To assess the variability and predictability of the empirical conversion factor (CF) for converting the uptake of 3H-thymidine (TDR) to bacterial carbon production rates in eutrophic environments, we performed 11 dilution culture experiments and results were related to a set of important concomitantly recorded environmental variables. TDR incorporation data from a field study were then converted to carbon production with the established empirical CF and a theoretical CF and compared to production estimates derived from leucine incorporation. Mean empirical CF varied between 0.5 and 7.0 × 106 cells (pmol TDR)-1 over the year and showed highly significant negative correlation with TDR incorporation rate and a highly significant positive correlation to temperature. Values of carbon production derived with the variable empirical CF were lower than the values obtained by the use of the theoretical CF of 1 × 106 cells (pmol TDR) -1. They showed less seasonal variation than values obtained by leucine incorporation, and periods of uncoupling were observed. However, when the empirical CF was calculated from the multiple regression equation including TDR incorporation and temperature, the resulting carbon production rates showed a high correspondence with the leucine-derived production rates. Results of the analyses were interpreted as an indication that under favourable conditions (resulting in high TDR incorporation) bacteria may be able to optimize DNA duplication over protein synthesis as a possible strategy to persist and to maintain their potential to divide under limiting conditions (e.g. decrease in temperature and substrate availability). In unfavourable conditions (resulting in low incorporation rates), bacteria may then use already produced DNA copies for rapid growth, when the environmental conditions turn favourable again. Thus, an experimental set-up causing nutrient enrichment of the sampled water by autoclaving and filtering, as generally used for dilution culture experiments, does not always reflect in situ situations, especially during periods of low nutrient concentrations.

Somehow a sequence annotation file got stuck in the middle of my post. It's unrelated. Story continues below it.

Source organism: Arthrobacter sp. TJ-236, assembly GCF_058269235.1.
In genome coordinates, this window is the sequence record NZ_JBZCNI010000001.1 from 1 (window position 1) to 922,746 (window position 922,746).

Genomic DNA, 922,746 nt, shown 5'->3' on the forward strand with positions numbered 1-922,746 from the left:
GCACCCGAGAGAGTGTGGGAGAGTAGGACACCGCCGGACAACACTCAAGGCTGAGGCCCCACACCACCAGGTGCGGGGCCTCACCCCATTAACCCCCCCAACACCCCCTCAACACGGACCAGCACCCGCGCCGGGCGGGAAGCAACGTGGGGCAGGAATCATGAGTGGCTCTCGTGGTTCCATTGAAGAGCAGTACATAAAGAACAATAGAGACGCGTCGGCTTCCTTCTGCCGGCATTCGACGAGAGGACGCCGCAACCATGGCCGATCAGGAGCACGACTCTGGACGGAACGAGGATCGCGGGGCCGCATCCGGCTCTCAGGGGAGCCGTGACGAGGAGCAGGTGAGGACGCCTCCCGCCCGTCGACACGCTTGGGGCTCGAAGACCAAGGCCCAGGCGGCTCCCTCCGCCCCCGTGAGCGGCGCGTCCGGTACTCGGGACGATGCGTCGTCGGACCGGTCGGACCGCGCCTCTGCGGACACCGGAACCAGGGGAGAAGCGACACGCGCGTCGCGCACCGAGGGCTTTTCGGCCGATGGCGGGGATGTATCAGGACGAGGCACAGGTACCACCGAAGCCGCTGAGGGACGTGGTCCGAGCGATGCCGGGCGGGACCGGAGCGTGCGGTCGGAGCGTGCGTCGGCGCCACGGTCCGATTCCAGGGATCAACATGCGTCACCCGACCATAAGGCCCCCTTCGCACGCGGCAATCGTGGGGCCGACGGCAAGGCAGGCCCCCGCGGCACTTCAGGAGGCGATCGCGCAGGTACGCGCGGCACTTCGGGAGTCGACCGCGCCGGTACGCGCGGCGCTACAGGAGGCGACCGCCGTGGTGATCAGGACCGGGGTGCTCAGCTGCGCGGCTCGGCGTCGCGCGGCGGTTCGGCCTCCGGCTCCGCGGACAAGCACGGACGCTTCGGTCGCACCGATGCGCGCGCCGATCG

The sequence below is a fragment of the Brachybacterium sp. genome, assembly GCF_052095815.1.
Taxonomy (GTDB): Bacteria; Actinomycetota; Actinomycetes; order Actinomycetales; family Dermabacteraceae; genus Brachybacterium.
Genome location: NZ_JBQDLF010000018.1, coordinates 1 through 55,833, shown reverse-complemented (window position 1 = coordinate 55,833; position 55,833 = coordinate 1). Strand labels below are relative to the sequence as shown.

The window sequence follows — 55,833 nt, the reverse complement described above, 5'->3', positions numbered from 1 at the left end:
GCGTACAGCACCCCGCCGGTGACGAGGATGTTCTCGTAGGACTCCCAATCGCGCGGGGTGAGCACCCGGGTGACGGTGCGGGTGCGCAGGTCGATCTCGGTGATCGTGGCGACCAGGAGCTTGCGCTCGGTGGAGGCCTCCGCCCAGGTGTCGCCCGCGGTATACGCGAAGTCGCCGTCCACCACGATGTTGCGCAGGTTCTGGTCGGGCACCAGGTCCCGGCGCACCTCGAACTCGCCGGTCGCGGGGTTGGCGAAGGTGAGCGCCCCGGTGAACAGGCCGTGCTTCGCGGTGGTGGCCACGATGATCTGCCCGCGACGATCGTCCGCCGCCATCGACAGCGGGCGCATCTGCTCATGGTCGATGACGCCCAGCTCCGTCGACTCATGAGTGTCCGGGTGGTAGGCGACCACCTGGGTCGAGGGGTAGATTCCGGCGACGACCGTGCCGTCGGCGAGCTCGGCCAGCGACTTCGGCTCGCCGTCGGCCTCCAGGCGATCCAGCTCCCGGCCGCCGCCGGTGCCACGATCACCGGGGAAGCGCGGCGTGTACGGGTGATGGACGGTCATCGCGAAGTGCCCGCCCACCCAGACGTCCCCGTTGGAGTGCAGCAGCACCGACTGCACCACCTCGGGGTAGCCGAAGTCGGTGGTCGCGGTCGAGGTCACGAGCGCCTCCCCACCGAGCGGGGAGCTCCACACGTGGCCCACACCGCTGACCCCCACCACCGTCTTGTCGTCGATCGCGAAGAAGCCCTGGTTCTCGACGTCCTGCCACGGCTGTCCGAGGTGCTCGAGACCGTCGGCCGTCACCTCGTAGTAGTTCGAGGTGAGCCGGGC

ASJC Scopus subject areas
- Ecology, Evolution, Behavior and Systematics
- Aquatic Science